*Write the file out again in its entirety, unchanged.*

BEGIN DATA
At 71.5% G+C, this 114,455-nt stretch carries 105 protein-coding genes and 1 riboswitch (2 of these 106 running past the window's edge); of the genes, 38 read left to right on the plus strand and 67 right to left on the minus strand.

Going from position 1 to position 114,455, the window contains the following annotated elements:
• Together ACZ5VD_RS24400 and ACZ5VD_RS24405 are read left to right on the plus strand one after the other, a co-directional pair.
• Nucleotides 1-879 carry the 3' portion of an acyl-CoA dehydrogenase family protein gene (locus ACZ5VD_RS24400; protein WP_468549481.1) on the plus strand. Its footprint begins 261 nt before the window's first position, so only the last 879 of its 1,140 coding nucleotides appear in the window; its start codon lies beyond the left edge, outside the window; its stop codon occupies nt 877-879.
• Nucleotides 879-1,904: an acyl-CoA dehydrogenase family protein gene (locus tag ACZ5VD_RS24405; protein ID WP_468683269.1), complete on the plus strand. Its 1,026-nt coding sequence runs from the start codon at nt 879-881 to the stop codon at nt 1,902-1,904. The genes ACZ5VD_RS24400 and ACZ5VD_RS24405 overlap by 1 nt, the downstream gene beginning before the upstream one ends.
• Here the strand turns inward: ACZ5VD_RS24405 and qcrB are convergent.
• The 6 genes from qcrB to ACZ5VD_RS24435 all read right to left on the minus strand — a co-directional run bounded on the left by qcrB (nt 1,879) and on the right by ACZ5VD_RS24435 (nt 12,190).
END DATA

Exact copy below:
At 71.5% G+C, this 114,455-nt stretch carries 105 protein-coding genes and 1 riboswitch (2 of these 106 running past the window's edge); of the genes, 38 read left to right on the plus strand and 67 right to left on the minus strand.

Going from position 1 to position 114,455, the window contains the following annotated elements:
• Together ACZ5VD_RS24400 and ACZ5VD_RS24405 are read left to right on the plus strand one after the other, a co-directional pair.
• Nucleotides 1-879 carry the 3' portion of an acyl-CoA dehydrogenase family protein gene (locus ACZ5VD_RS24400; protein WP_468549481.1) on the plus strand. Its footprint begins 261 nt before the window's first position, so only the last 879 of its 1,140 coding nucleotides appear in the window; its start codon lies beyond the left edge, outside the window; its stop codon occupies nt 877-879.
• Nucleotides 879-1,904: an acyl-CoA dehydrogenase family protein gene (locus tag ACZ5VD_RS24405; protein ID WP_468683269.1), complete on the plus strand. Its 1,026-nt coding sequence runs from the start codon at nt 879-881 to the stop codon at nt 1,902-1,904. The genes ACZ5VD_RS24400 and ACZ5VD_RS24405 overlap by 1 nt, the downstream gene beginning before the upstream one ends.
• Here the strand turns inward: ACZ5VD_RS24405 and qcrB are convergent.
• The 6 genes from qcrB to ACZ5VD_RS24435 all read right to left on the minus strand — a co-directional run bounded on the left by qcrB (nt 1,879) and on the right by ACZ5VD_RS24435 (nt 12,190).